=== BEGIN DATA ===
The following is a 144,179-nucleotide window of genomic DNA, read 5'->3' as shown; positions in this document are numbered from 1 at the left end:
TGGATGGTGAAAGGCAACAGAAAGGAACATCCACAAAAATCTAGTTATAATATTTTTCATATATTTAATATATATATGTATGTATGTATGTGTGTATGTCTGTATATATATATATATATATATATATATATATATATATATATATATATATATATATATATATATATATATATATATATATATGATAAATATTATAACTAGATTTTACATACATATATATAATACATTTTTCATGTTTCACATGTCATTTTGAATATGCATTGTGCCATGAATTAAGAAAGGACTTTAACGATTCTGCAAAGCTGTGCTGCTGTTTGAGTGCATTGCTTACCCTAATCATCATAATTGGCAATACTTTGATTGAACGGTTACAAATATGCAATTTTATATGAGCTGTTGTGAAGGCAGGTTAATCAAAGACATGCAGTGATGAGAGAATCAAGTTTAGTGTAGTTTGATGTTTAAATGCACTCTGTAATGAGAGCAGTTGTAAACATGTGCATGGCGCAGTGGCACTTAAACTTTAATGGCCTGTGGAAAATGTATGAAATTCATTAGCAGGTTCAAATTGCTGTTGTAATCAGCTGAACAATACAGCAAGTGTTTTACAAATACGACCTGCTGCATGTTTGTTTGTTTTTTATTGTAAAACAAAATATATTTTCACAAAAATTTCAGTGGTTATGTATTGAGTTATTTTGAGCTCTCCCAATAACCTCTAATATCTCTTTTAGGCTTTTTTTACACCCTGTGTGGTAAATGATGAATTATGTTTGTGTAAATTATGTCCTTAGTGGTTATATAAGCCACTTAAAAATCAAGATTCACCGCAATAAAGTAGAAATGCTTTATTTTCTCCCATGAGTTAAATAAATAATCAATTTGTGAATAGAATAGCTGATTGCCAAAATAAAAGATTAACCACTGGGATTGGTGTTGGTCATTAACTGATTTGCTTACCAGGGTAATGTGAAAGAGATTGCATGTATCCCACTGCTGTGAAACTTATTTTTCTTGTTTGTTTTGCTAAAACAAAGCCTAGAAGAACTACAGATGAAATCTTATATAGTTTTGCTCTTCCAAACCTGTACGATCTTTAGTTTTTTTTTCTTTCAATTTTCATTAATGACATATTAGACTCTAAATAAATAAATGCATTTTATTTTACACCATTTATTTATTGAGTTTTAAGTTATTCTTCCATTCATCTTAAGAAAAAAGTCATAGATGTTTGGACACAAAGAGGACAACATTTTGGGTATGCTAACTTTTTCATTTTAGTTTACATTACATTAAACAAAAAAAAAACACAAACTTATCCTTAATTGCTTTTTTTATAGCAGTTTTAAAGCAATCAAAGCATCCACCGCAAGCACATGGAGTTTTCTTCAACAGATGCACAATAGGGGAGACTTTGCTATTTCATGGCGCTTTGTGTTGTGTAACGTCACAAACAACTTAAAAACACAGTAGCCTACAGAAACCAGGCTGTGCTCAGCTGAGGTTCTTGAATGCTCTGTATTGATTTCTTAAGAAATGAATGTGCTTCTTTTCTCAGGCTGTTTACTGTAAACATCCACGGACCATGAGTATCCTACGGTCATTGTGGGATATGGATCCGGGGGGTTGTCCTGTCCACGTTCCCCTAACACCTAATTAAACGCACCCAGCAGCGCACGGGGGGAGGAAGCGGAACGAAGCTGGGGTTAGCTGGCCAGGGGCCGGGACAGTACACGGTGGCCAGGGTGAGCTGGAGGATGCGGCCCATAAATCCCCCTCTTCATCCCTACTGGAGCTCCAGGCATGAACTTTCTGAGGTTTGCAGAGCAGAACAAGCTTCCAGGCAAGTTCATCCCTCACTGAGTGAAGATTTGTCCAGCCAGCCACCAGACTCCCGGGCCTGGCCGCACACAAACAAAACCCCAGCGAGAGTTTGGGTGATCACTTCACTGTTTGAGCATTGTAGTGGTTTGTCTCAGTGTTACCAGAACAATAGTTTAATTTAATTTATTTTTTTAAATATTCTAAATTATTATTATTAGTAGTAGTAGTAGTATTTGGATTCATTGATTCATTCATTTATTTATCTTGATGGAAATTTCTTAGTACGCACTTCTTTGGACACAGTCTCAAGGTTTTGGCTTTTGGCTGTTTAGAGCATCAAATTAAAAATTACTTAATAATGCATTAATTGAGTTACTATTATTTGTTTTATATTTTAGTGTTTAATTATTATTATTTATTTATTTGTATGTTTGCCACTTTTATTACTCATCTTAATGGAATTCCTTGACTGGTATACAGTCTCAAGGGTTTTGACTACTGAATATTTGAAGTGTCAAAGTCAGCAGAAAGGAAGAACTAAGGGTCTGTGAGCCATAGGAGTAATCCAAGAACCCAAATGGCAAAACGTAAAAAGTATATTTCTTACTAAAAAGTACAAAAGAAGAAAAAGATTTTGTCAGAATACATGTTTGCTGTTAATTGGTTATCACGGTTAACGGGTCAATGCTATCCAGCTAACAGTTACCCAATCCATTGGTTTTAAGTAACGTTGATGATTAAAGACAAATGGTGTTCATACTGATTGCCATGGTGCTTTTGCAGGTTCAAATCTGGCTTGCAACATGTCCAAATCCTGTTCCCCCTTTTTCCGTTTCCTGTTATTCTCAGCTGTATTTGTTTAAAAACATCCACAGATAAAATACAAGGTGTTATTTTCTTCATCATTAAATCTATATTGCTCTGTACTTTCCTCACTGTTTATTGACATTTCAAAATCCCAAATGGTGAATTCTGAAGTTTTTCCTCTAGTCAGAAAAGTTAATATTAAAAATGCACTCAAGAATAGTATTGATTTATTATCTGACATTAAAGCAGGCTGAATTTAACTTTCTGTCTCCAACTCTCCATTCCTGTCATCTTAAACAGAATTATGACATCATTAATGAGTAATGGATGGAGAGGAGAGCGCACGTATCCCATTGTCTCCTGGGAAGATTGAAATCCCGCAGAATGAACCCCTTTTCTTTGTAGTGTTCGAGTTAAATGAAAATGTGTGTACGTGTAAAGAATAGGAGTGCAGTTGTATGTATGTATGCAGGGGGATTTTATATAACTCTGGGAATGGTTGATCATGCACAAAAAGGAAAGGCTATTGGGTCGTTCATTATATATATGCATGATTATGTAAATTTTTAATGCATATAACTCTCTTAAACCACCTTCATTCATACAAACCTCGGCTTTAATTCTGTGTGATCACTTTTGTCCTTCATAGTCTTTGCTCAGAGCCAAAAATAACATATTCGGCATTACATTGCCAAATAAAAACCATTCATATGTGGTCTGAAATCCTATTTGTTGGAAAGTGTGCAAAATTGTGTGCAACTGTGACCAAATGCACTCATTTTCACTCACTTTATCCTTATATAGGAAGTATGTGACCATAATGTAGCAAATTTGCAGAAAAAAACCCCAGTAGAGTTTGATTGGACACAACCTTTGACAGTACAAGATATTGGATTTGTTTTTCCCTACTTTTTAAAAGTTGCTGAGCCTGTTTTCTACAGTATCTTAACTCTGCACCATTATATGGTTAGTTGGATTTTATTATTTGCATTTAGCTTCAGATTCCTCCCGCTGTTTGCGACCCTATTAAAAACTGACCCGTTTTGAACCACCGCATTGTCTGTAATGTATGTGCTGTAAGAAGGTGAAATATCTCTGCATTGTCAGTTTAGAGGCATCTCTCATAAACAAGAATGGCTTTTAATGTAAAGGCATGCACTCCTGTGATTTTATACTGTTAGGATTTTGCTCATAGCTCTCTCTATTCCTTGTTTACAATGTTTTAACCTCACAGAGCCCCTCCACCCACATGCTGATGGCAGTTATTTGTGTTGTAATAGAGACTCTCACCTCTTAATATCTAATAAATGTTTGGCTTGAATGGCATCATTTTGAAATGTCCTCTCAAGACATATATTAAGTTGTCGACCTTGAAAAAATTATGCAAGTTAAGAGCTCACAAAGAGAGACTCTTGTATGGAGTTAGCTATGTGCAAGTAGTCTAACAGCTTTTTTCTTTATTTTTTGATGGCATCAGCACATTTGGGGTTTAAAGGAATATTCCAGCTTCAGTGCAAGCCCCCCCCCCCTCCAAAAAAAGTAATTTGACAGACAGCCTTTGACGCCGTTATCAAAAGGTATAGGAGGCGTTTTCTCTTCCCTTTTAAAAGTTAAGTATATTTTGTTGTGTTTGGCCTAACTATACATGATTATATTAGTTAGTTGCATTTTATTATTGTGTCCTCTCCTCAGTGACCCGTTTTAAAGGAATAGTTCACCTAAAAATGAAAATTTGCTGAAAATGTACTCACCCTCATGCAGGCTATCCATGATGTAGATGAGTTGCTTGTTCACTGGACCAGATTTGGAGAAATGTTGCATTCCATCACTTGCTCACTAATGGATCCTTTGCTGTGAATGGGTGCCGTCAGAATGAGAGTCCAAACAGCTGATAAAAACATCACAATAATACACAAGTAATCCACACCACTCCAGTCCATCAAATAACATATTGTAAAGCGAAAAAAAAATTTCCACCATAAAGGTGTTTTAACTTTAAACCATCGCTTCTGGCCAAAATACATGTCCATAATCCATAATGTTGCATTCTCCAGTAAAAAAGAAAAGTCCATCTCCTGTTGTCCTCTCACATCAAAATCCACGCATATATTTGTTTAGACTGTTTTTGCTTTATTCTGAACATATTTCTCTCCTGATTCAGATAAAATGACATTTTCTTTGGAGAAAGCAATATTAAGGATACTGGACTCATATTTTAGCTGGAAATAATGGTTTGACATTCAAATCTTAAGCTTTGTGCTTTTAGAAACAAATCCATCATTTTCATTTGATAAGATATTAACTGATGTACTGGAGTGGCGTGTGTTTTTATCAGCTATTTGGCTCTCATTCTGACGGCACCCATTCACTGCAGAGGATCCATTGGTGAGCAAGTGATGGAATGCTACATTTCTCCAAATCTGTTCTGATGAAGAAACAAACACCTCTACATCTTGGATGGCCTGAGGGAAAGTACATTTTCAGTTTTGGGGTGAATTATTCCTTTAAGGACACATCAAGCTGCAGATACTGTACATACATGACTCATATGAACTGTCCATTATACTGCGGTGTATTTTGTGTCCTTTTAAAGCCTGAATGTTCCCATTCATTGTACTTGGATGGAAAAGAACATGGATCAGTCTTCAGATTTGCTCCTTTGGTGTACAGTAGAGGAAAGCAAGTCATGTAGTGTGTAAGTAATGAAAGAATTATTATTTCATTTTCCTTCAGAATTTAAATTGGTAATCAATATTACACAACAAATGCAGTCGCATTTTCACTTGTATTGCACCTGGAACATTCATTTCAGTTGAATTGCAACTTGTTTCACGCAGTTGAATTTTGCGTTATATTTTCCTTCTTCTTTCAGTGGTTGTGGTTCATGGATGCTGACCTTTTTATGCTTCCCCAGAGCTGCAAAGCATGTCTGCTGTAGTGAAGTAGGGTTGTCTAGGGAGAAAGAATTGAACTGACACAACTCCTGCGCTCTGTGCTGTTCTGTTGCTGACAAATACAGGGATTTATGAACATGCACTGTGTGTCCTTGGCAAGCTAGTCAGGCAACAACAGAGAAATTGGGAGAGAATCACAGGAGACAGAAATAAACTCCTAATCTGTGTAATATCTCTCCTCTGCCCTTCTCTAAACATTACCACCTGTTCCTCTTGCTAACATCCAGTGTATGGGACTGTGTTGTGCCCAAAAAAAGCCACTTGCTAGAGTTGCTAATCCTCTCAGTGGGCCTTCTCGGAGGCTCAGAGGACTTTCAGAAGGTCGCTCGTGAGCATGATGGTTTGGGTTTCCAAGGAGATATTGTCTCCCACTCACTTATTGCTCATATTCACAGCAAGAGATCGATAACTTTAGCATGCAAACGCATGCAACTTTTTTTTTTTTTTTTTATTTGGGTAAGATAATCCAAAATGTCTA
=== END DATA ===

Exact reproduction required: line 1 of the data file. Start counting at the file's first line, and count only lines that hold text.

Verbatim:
The following is a 144,179-nucleotide window of genomic DNA, read 5'->3' as shown; positions in this document are numbered from 1 at the left end: